We just had a new Carrier Infinity 80% furnace installed. It has a two stage
heater and continuous fan. Our installer recommended against the special
Carrier thermostat because he says it's not worth it, and we were glad after
seeing the $250 price tag.
Anyway, the brochure states that the furnace is supposed to provide a "near
continuous flow of warmth in low capacity operation for a steadier, more
consistent indoor temp. Longer gentler heating cycles combined with lower
fan speeds help keep your utility costs low."
So we were expecting fewer temp swings, with lower heat coming on for longer
periods. And we do run the fan constantly.
So far, this new furnace has operated exactly like our 20 yr old furnace:
heat coming on full blast, then cycling off for half hour or so, before it
kicks in again and does the same thing. And our installer said that after so
many minutes of the furnace kicking out heat, it'll go from low heat to high
heat. But I don't feel any noticable change in the temp of the heated air
after the furnace has been running for a long time.
It has been cold outside since we had the furnace put in, with the outside
temp being -10 to +20 outside, so is that why we are feeling high heat
cycling on and off all the time rather than the more prolonged low heat?
Even so, the heat will cycle off for 30 minutes between cycles. Then I just
feel the fan pushing air out of the vents that seems to be room temp. Will
the "nearly continuous" low heat feature be more noticable when it warms up
Anyway, how is the continuous fan and two stage heat settings supposed to
work if you don't have the special Carrier Infinity Thermostat? Will it work
OK without the big-buck thermostat, or is the only way to get that near
continuous flow of low heat to get the Carrier thermostat? Or does it sound
like it should work fine with a regular thermostat but that our installer
doesn't have the furnace's settings correct?
Any advice would be appreciated!!
Yeah, it's pretty steep for what it does. There are much cheaper
aftermarket units that evidently do the same stuff.
He should've left the installation manual with you. Dig in. Without
the Carrier Infinity stat (identical to my overpriced Bryant Evolution
control I believe), at least on my 94% 2-stage unit, the CPU in the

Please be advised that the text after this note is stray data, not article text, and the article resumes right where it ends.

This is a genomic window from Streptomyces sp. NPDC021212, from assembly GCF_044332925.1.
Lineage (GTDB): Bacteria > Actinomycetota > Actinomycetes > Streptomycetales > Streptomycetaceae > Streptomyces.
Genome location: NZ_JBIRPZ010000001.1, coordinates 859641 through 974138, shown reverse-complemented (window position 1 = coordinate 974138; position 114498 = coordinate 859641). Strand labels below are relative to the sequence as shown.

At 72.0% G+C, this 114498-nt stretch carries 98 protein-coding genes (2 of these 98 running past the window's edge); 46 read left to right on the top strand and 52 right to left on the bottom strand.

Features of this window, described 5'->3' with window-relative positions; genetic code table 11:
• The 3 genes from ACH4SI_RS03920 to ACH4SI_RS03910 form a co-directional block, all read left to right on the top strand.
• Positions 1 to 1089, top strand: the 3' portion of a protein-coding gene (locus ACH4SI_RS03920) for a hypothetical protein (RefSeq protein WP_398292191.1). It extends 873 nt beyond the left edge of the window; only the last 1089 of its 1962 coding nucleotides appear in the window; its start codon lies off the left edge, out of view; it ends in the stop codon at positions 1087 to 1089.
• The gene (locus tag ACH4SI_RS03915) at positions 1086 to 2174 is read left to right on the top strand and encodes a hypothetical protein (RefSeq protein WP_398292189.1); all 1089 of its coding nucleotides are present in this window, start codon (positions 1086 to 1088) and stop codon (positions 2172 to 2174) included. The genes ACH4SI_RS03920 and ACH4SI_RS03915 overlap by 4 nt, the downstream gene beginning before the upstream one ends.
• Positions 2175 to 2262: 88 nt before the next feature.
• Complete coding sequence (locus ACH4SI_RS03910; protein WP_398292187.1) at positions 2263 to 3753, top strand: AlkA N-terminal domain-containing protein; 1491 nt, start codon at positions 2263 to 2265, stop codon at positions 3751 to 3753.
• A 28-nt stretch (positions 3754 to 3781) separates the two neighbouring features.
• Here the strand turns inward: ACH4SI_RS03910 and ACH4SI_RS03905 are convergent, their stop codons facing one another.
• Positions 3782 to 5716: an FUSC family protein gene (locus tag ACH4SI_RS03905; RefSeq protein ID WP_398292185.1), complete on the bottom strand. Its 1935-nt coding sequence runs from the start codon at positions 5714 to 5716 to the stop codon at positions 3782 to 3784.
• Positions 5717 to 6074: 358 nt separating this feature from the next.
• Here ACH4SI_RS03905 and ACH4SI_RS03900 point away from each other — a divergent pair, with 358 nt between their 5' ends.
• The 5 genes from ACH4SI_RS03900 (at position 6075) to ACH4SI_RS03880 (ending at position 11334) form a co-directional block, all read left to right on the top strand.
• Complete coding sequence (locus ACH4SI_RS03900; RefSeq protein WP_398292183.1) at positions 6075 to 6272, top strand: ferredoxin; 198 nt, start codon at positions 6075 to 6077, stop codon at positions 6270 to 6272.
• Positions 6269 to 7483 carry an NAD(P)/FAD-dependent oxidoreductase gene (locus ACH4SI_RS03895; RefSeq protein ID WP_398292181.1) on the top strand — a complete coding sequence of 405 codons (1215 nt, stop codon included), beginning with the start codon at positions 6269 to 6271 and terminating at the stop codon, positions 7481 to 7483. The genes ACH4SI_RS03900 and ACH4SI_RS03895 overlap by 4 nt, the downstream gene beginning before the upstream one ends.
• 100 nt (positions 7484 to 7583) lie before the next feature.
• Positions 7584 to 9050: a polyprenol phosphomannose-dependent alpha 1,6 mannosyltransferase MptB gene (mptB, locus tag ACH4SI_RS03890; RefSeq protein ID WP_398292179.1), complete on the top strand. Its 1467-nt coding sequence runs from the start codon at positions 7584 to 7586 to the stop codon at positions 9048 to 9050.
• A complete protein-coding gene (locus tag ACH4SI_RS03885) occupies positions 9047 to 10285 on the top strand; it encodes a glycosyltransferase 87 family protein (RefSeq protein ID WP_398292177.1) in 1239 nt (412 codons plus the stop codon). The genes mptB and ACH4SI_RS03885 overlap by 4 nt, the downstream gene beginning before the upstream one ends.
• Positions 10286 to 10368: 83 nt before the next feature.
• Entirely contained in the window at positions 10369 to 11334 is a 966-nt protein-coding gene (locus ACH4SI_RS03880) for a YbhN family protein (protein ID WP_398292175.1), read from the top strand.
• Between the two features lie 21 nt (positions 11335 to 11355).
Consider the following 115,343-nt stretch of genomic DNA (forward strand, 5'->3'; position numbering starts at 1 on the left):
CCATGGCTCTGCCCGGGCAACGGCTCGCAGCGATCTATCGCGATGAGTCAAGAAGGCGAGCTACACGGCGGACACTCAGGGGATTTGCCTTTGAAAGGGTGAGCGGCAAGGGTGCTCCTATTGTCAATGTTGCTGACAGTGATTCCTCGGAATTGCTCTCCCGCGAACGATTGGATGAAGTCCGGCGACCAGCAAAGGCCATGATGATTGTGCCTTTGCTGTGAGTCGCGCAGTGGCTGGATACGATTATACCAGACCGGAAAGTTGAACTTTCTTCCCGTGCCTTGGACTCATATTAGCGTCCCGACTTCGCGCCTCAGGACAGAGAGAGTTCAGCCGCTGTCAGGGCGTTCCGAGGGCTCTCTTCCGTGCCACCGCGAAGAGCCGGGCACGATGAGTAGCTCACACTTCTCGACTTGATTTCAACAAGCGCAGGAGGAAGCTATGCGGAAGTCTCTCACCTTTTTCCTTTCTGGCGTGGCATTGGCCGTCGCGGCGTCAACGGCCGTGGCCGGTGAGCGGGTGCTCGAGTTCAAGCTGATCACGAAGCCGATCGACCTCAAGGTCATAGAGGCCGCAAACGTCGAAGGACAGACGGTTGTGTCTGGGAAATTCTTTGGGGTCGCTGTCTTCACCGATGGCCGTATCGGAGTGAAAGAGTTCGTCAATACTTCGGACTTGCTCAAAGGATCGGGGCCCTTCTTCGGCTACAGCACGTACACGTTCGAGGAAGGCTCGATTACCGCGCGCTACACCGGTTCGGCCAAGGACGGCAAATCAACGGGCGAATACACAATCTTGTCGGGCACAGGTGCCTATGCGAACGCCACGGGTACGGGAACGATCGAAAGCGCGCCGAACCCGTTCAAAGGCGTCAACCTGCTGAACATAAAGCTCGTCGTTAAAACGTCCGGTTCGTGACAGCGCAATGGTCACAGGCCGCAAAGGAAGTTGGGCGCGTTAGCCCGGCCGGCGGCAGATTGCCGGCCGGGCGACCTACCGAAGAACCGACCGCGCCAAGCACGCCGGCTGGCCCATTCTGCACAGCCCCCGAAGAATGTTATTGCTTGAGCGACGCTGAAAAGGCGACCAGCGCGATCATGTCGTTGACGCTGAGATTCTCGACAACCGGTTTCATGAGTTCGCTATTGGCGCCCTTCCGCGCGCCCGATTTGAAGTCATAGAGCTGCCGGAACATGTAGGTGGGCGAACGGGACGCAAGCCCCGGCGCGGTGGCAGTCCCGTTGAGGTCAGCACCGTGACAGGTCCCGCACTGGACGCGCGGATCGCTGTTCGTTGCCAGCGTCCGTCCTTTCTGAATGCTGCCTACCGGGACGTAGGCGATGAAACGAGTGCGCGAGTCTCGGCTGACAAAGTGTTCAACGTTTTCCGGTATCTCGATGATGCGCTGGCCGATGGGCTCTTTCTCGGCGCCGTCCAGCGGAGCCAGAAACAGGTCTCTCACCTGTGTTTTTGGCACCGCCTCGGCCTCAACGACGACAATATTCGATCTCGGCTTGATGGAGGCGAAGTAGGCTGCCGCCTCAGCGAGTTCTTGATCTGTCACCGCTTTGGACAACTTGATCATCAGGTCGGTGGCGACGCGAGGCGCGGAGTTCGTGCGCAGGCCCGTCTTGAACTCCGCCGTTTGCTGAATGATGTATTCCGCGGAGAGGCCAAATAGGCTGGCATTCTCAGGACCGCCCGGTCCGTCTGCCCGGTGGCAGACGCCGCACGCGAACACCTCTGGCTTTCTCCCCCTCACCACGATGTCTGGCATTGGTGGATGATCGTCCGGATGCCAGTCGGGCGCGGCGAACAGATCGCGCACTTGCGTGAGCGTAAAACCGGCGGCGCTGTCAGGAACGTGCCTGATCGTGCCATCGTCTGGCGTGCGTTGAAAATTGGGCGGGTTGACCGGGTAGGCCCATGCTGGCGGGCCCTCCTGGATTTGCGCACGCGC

furnace controls this stuff.
It's entirely possible the installer screwed up a dip switch setting
and it's firing on one speed only. But, it's also possible though
that your heating needs right now are such that high heat is being
called for, based on the CPU's stored run history. Is it cold there
now? How long are your heating cycles?
On my Bryant high efficiency furnace installed a few months ago,
there's a switch SW1-2 for "adaptive heat mode." described as "allows
2 stage operation with a single stage thermostate. Turn on when using
2 stage thermostat to allow low heat operation when..."
The description the installation manual for my furnace says that in
the absence of a 2-stage stat, and in adaptive heating mode,
V. Sequence of Operation
A. Single stage thermostat and two stage heating (adaptive mode)
NOTE: This furnace can operate as a two stage furnace with a
single-stage thermostat because furnace control cpu includes a
programmed adaptive sequence of controlled operation, which selects
low-head or high-heat operation. This selection is based upon the
stored history of the length of previous gas heating periods of the
single stage thermostat.
Your mileage may vary, but I wouldn't be surprised if yours works very
So, if you're really hearing only the 2nd stage and high fan speed
when yours kicks on, it could be because adaptive heating mode is
disabled by this switch being on (or its analog on your furnace) or
because run time was such in prior cycles of operation that high
output got selected, and because of the CPU's algorithm and
hysteresis, it's selecting the high setting because it hasn't
encountered a short enough run cycle to tell the CPU to do anything
On mine at least, if you power down the system, it resets/erases the
history, and wll start on low heat mode and stay there for up to 16
minutes before going to high if needed.
If I were in your position, I'd look for the relevant portion of your
own install manual, eyeball the switch settings, and if you can
confirm the adaptive heat mode isn't set correctly for a 1-stage
t-state definitely get the installer back out there to fix his
installation. If you still can't figure out why you're always seeing
high heat, hell call him anyway, other things could be wrong
(including "they may have undersized the entire unit").
Hope that helps some.
Thanks for the advice, Todd. I dug out my furnace install manual, most of
which I don't understand, and saw the same explanation as you quoted. I also
powered down the furnace and restarted, and for the first time felt the low
heat coming out of the vents. So if that worked, then I'm guessing the
switch is correct and the only reason it's always on high heat is because of
the cold outside temps.
Glad to hear I don't have to buy a new expensive thermostat!!
Yeah, your conclusions make sense to me--"normal operation."
After enough cycles of low-heat timing out to engage high-heat (to
keep up with your desired temperature), I suspect that the furnace
will begin starting immediately on high heat again, and you won't see
a low heat cycle until the weather warms up enough such that your
high-heat-only cycle times get too short for its liking.
The only thing I'd be concerned with potentially is that if it's not
_that_ cold outside for your area, and/or your furnace seems to be
running really long cycles or almost continuously, I'd be concerned
that the installer put in an undersized furnace.
HomeOwnersHub.com is a website for homeowners and building and maintenance pros. It is not affiliated with any of the manufacturers or service providers discussed here.
All logos and trade names are the property of their respective owners.